Scientia Potentia Est, Si Quis Habetis Clavem: Knowledge Is Power, If You Hold the Key

For developing nations to fully develop, access to global knowledge is critical

At the recent Caribbean Information and Communications Technology (ICT) Roadshow Innovation and Investment Forum in Barbados, Senator Haynesley Benn addressed the importance that access to global knowledge has had in three of the most economically successful nations in the developing world.

"If we look across the world, a number of developing countries such as Korea, China and Singapore have successfully used innovation to become the economic force they are today and to sustain their economic and social development," said Benn, who is also the Barbadian minister of commerce. "These countries have been able to tap global knowledge and innovate by absorbing the knowledge gained."

But Korea, China and Singapore are wealthy countries that have invested mightily in the kind of education, knowledge transfer and R&D infrastructure that is a prerequisite for rapid, sustainable growth in knowledge economies. For poor developing nations, access to the wealth of global knowledge is a major roadblock. And so often, knowledge—in the form of intellectual property (IP)—isn't free, particularly when it comes to cutting-edge research papers that are typically available only in expensive scientific journals. It is precisely such research that could help a developing nation not only access critical knowledge and technologies across a wide variety of developmental areas, but also in the overall transition from subsistence- and resource-based economies to knowledge-based economies of scale.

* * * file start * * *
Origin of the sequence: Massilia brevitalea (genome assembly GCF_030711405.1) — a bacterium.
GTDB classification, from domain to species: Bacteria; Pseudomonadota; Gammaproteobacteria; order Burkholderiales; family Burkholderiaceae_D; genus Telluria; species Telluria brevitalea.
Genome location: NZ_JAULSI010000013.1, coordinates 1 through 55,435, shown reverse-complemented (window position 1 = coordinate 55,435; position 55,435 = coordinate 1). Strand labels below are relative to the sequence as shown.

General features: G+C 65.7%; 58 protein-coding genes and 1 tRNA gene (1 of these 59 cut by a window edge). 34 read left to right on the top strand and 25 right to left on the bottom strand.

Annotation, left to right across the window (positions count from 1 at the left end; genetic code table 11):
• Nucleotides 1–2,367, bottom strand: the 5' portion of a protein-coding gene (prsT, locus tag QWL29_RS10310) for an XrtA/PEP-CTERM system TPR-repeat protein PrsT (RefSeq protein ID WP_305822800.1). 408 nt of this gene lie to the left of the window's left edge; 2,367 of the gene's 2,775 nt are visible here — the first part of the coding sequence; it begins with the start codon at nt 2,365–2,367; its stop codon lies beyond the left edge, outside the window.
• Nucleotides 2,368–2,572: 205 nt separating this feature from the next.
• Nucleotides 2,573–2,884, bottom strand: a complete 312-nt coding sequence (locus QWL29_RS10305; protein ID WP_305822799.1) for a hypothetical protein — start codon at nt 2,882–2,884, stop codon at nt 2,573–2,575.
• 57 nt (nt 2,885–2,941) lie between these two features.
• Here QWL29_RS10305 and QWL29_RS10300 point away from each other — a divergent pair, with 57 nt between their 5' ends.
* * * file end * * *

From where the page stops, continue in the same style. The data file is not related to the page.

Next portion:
"Responding to challenges in areas such as economic productivity, agriculture, education, gender inequity, health, water, sanitation, environment, and participation in the global economy will require increased use of scientific and technical knowledge," asserts the United Nations Millennium Project. "Technological innovation and the associated institutional adjustments underpin long-term growth and must be at the center of any strategy to strengthen the private sector."